China to get an iPhone without Wi-Fi?

Apple has reportedly been blocked from selling its regular iPhone in China, so it's applied for a Network Access License that would allow it to begin selling the iPhone without Wi-Fi.

Jim Dalrymple Special to CNET News
Jim Dalrymple has followed Apple and the Mac industry for the last 15 years, first as part of MacCentral and then in various positions at Macworld. Jim also writes about the professional audio market, examining the best ways to record music using a Macintosh. He is a member of the CNET Blog Network and is not an employee of CNET. He currently runs The Loop.
Jim Dalrymple

Apple may have blinked first in the ongoing battle with the Chinese government to allow the company to sell a Wi-Fi-enabled iPhone in that country.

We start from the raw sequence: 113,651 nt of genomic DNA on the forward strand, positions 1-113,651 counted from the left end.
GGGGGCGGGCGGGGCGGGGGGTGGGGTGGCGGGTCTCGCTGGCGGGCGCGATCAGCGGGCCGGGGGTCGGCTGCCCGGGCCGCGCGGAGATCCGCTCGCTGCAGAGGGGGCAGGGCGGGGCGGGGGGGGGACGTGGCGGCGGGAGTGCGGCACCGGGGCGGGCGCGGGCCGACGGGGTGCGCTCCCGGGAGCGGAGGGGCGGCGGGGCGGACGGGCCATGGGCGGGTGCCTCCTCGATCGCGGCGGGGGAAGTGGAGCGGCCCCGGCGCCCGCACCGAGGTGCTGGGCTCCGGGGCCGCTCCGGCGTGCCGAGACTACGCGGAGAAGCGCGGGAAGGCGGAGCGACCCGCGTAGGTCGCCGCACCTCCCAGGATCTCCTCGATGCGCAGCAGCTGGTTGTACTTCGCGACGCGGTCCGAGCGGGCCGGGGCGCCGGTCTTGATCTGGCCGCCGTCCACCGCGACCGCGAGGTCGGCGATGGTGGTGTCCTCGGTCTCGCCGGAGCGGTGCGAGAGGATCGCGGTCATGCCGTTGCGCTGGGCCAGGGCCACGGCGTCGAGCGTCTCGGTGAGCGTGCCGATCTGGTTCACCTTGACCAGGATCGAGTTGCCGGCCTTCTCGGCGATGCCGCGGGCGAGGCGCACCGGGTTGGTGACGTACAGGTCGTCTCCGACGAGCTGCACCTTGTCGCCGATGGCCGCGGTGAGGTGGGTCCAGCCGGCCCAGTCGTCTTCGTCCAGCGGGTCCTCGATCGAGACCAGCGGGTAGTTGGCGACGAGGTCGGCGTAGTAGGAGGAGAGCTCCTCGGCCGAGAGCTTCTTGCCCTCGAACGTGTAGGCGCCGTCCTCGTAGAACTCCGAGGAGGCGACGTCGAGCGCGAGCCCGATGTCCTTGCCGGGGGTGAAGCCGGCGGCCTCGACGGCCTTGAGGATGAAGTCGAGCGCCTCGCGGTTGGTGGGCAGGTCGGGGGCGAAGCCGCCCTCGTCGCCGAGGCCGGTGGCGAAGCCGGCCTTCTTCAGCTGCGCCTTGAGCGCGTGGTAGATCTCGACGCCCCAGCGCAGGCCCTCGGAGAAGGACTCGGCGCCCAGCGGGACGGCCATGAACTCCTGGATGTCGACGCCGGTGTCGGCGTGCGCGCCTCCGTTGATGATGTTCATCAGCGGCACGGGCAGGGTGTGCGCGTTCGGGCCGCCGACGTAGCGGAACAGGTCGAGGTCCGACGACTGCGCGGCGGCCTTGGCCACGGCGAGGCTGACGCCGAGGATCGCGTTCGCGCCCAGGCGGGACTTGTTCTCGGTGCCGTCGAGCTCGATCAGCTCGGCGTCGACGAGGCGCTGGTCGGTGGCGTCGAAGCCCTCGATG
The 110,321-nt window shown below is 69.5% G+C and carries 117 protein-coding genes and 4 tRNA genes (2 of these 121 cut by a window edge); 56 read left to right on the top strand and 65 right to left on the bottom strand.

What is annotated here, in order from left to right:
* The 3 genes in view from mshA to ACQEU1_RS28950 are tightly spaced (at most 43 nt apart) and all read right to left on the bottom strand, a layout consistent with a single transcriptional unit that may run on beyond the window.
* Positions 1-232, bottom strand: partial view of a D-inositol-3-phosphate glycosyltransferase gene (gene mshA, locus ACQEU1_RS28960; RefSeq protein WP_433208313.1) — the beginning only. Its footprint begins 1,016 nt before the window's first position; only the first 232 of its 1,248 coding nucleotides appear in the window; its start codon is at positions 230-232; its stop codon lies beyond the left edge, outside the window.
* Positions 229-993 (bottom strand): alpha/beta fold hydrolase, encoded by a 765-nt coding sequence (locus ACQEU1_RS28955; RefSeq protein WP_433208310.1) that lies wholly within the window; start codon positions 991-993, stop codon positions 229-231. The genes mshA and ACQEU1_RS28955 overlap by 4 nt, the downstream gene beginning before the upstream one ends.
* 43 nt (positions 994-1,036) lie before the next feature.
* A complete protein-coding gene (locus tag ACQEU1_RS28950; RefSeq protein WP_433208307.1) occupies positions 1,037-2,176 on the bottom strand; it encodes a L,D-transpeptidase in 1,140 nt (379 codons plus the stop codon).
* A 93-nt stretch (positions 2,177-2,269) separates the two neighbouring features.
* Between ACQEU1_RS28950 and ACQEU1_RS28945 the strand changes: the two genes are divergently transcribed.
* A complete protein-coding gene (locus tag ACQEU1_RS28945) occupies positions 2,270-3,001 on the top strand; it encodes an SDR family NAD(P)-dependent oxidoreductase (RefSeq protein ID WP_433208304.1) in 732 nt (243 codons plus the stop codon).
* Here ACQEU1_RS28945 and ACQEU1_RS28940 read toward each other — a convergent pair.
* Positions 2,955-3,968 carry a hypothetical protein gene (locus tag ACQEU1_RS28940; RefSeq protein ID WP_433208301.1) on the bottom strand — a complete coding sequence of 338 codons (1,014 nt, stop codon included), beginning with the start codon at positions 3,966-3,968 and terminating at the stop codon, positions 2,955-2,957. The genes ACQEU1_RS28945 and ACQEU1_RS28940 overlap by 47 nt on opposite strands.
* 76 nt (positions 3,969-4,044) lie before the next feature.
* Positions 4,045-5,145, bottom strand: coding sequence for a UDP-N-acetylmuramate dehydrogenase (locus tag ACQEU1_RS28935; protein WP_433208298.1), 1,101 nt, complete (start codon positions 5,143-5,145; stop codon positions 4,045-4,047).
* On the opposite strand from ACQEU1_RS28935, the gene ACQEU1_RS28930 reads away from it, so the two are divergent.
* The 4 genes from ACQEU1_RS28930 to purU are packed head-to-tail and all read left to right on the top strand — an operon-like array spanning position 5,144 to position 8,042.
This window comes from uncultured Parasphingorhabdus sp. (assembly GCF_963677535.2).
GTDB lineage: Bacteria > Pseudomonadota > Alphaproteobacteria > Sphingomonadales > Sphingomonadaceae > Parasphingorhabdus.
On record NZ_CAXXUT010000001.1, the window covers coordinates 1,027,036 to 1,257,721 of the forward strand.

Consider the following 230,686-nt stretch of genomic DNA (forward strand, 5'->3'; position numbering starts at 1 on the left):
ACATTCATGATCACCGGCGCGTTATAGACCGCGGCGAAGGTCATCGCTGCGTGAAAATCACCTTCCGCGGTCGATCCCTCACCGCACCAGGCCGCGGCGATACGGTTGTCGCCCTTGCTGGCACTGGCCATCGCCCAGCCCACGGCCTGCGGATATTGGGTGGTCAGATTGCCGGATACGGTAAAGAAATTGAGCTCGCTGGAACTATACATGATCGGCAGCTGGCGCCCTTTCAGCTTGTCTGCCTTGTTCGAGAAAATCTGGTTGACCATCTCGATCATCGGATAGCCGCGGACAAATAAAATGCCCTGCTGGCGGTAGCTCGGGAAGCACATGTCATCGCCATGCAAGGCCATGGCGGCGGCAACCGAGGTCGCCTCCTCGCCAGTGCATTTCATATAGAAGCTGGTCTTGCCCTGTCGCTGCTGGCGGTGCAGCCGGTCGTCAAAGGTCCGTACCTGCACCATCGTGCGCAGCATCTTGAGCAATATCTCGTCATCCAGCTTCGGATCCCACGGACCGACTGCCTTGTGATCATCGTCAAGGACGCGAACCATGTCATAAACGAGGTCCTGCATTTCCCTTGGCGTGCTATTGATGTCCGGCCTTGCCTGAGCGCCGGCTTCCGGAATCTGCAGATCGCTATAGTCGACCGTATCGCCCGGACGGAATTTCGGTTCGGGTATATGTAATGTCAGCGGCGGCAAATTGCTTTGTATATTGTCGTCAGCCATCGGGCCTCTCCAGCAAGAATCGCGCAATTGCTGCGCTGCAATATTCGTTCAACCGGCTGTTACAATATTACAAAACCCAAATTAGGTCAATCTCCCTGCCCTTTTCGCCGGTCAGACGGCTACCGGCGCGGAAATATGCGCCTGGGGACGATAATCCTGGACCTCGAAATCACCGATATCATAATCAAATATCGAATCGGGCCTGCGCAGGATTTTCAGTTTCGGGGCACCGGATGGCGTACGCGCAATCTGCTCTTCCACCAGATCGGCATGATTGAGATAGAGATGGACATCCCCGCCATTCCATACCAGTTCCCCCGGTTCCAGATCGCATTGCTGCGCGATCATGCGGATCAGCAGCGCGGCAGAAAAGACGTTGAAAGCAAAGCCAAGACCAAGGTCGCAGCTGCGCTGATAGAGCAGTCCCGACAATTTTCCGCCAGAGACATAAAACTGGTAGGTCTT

The back-and-forth battle between Apple and China's Ministry of Industry and Information may be coming to a close. According to a BusinessWeek report, Apple has applied for a Network Access License that would allow the company to begin selling the iPhone without Wi-Fi.

In typical fashion, Apple has reportedly been hard-nosed in negotiations with the Chinese government over the iPhone. However, the government has been just as hard-nosed, refusing to allow Apple to sell the Wi-Fi-enabled phone in China.

AppleInsider guesstimates that the approval process for the iPhone would take four to six months, making a potential launch date no later than January 2010.

Of course, the iPhone is being used in many countries where it is not officially sold, China being one of them. The ability to unlock the phones and use them on any compatible network has made the iPhone popular worldwide.

Bringing a Chinese company, speculated to be China Unicom, on board as an official carrier would enable Apple to open the iPhone to a huge market of potential growth. It's unclear what the lack of Wi-Fi will do for the popularity of the smartphone, but it's obviously a concession that Apple felt was worth making.